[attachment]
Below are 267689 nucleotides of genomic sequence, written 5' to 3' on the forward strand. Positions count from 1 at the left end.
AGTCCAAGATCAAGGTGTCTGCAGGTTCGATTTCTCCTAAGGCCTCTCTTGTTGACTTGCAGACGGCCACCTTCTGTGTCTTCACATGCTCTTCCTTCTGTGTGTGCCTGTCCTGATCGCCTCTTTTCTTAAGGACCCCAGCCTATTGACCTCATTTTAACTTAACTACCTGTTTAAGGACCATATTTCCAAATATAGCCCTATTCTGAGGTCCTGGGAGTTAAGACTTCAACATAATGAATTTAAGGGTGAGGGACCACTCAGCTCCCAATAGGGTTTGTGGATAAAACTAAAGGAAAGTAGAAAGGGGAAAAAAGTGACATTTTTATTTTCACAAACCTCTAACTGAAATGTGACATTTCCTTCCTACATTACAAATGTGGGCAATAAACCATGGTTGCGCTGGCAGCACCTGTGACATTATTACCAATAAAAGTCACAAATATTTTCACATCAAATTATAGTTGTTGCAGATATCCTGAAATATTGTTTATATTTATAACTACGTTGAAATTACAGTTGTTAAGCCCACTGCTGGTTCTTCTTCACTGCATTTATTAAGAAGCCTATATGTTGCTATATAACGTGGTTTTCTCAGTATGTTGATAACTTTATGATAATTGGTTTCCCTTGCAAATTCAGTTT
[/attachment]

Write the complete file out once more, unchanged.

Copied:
Below are 267689 nucleotides of genomic sequence, written 5' to 3' on the forward strand. Positions count from 1 at the left end.
AGTCCAAGATCAAGGTGTCTGCAGGTTCGATTTCTCCTAAGGCCTCTCTTGTTGACTTGCAGACGGCCACCTTCTGTGTCTTCACATGCTCTTCCTTCTGTGTGTGCCTGTCCTGATCGCCTCTTTTCTTAAGGACCCCAGCCTATTGACCTCATTTTAACTTAACTACCTGTTTAAGGACCATATTTCCAAATATAGCCCTATTCTGAGGTCCTGGGAGTTAAGACTTCAACATAATGAATTTAAGGGTGAGGGACCACTCAGCTCCCAATAGGGTTTGTGGATAAAACTAAAGGAAAGTAGAAAGGGGAAAAAAGTGACATTTTTATTTTCACAAACCTCTAACTGAAATGTGACATTTCCTTCCTACATTACAAATGTGGGCAATAAACCATGGTTGCGCTGGCAGCACCTGTGACATTATTACCAATAAAAGTCACAAATATTTTCACATCAAATTATAGTTGTTGCAGATATCCTGAAATATTGTTTATATTTATAACTACGTTGAAATTACAGTTGTTAAGCCCACTGCTGGTTCTTCTTCACTGCATTTATTAAGAAGCCTATATGTTGCTATATAACGTGGTTTTCTCAGTATGTTGATAACTTTATGATAATTGGTTTCCCTTGCAAATTCAGTTT